Treatment with aspirin or interferon may be associated with higher odds of live birth in pregnant patients with myeloproliferative neoplasms (MPNs), according to results of a systematic review and meta-analysis published in JAMA Network Open.

Given that different MPNs have similar thrombotic and hemorrhagic complications, the investigators aimed to evaluate the associations between the use of aspirin, heparin, interferon, or combinations of those agents with live birth rate and adverse maternal outcomes (arterial or venous thrombosis, hemorrhage, and preeclampsia) in pregnant patients with MPNs.

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Systematic searches were conducted in MEDLINE, Embase, Cochrane Database of Systematic Reviews, Cochrane Central Register of Controlled Trials, and the MEDLINE Epub Ahead of Print and In-Process and Other Non-Indexed Citations. Key search terms were: “myeloproliferative disorders,” “polycythemia vera,” “essential thrombocythemia,” and “primary myelofibrosis.”

Ultimately, 22 studies comprising data on 1210 pregnancies were included. Fifteen studies reported on patients with essential thrombocythemia. The remaining studies reported on polycythemia vera (3 studies) or any classical MPN (4 studies); no studies including patients exclusively with myelofibrosis met the inclusion criteria, nor were any studies randomized clinical trials.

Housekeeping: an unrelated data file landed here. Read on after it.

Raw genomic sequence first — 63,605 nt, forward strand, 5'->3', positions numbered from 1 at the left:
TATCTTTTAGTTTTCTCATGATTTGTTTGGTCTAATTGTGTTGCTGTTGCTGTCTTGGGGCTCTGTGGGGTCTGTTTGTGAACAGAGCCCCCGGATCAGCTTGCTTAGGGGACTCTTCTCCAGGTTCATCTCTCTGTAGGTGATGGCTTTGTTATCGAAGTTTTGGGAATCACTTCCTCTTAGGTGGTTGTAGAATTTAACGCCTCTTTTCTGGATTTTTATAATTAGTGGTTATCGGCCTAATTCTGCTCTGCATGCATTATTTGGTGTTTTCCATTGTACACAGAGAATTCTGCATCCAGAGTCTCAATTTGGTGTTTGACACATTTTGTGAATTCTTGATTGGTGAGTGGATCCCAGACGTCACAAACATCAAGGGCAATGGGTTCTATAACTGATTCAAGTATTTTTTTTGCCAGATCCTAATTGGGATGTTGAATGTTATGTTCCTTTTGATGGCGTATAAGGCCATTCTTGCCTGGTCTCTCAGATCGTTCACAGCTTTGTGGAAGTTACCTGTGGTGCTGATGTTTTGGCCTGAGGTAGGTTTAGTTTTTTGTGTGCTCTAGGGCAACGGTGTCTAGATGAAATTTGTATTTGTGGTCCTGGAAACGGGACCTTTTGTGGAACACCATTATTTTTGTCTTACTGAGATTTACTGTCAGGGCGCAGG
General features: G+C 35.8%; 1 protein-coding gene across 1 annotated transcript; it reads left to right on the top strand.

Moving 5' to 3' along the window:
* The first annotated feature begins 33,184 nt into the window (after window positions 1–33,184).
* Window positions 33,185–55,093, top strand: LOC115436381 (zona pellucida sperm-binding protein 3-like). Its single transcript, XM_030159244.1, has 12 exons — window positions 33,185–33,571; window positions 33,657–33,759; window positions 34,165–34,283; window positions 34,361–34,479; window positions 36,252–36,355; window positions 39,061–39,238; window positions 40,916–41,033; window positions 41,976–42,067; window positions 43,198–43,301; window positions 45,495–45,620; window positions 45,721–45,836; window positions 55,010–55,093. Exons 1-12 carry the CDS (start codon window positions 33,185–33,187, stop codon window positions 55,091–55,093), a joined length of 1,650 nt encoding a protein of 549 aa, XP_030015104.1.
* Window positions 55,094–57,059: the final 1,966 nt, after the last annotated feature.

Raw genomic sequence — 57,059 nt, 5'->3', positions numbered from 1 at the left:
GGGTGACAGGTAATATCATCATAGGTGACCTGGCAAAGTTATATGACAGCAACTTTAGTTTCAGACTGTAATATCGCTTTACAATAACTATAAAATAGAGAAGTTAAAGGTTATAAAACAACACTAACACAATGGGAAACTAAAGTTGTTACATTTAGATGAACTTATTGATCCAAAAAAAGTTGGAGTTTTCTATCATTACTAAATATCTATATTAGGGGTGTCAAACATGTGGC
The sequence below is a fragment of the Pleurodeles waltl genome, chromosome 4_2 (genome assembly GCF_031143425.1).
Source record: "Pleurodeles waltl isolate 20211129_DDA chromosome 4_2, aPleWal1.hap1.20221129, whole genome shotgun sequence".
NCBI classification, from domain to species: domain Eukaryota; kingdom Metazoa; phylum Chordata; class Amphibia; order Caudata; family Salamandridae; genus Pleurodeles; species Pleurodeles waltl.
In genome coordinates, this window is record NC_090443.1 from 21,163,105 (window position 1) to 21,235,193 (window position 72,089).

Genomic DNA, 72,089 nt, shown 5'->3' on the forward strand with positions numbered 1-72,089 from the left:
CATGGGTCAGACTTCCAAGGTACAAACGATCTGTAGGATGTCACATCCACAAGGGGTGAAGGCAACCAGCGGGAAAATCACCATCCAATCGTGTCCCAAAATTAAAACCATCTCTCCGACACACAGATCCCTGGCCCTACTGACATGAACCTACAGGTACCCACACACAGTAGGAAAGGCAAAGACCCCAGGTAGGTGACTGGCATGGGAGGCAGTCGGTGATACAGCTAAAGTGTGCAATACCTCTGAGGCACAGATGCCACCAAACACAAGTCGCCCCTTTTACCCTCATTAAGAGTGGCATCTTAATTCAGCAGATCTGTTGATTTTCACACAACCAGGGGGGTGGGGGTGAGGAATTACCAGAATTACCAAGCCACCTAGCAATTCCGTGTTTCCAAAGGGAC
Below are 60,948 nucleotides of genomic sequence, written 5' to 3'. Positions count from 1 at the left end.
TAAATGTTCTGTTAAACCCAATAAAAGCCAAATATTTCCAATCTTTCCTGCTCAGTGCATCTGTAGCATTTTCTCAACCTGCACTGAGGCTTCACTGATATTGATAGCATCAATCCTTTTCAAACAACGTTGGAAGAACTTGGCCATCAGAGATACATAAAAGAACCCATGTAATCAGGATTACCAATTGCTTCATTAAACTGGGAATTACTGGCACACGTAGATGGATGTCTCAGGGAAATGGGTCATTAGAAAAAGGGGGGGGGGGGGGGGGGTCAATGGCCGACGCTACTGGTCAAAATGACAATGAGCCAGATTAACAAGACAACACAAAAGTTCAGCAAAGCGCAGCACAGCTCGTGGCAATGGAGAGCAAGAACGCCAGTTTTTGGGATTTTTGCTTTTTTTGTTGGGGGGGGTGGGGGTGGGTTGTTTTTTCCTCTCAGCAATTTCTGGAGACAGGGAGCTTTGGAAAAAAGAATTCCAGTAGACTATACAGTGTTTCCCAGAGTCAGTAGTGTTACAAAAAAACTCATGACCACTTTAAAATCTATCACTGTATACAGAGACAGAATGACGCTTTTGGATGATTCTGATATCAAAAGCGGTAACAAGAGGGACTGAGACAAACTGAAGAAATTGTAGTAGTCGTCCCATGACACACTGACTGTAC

Live birth rate was reported in all studies; overall, the live birth rate was 71.3% (95% CI, 65.1%-77.6%). Higher odds of live birth were associated with the use of aspirin (unadjusted odds ratio [OR], 8.6; 95% CI, 4.0-18.1) and the use of interferon with or without aspirin or heparin (unadjusted OR, 9.7; 95% CI, 2.3-41.0). The addition of heparin to aspirin was not associated with higher odds of live birth (unadjusted OR, 2.1; 95% CI, 0.5-9.0) compared with aspirin alone.

In total, 16 of the 22 studies, including 743 pregnancies, reported the rates of any adverse events; the pooled rate of any adverse event was 9.6% (95% CI, 5.9%-13.3%). The most common adverse event was preeclampsia, which had an incidence of 3.1% (95% CI, 1.7%-4.5%).

Most of the studies were retrospective and focused on essential thrombocythemia, and early pregnancy losses may have been underreported, leading to ascertainment bias.

The researchers concluded that “the prevalence of MPNs in pregnancy appears to be increasing; consequently, there may be an increased need to optimize management of these pregnancies.”

Reference

1.      Maze D, Kazi S, Gupta V, et al. Association of treatments for myeloproliferative neoplasms during pregnancy with birth rates and maternal outcomes [published online October 4, 2019]. JAMA Netw Open. doi:10.1001/jamanetworkopen.2019.12666